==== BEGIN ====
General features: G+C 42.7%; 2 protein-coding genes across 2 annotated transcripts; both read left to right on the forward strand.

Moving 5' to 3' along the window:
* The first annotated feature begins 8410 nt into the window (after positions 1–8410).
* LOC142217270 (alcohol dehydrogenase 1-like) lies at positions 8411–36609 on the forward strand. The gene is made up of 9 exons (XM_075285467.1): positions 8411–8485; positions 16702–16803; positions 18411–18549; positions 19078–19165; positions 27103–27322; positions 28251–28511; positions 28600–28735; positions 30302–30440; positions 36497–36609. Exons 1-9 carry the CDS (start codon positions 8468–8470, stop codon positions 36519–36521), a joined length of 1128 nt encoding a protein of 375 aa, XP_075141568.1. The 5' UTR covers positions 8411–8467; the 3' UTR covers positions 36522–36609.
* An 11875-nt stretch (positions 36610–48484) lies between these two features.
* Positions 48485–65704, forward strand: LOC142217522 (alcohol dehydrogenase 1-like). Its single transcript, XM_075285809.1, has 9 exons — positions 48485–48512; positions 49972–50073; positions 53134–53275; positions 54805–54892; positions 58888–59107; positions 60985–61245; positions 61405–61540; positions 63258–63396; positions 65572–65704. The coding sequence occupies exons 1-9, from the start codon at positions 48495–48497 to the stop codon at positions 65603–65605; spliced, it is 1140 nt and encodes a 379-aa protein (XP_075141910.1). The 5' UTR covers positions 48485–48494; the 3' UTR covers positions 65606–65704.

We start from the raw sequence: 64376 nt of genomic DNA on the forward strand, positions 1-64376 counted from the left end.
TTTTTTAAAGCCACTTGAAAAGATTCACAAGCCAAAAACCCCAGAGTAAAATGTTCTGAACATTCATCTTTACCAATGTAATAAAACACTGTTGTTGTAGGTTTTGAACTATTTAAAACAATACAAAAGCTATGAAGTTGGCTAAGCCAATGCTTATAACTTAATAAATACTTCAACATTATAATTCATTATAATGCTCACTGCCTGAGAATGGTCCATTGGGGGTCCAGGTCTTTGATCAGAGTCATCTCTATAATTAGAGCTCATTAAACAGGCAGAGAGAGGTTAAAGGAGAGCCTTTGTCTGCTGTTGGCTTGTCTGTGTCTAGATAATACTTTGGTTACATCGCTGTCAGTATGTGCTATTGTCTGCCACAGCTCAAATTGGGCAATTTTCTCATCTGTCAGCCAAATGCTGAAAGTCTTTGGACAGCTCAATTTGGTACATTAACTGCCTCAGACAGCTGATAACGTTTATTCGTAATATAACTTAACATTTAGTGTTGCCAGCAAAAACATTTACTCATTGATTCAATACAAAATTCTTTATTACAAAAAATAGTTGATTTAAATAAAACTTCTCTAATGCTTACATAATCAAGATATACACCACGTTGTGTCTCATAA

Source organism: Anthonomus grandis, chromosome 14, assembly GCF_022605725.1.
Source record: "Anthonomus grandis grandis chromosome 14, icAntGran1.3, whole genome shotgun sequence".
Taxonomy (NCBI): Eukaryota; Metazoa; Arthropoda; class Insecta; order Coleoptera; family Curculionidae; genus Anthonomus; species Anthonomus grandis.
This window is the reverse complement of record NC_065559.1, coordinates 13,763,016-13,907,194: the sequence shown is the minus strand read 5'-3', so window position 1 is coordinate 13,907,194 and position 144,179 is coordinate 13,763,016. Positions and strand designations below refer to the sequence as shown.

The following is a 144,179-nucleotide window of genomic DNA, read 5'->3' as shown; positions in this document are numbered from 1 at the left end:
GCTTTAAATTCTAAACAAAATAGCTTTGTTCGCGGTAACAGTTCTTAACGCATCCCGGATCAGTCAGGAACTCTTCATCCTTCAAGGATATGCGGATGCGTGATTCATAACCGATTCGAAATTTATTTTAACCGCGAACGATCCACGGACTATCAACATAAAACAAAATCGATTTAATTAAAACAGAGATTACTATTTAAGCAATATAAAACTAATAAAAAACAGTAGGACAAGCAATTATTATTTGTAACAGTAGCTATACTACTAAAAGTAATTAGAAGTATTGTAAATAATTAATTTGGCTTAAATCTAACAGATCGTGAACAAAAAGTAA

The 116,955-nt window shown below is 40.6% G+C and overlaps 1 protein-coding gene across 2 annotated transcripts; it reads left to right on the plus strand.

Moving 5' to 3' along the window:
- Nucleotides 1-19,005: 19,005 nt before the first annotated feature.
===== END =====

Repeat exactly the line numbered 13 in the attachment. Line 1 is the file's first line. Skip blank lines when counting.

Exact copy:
The following is a 144,179-nucleotide window of genomic DNA, read 5'->3' as shown; positions in this document are numbered from 1 at the left end: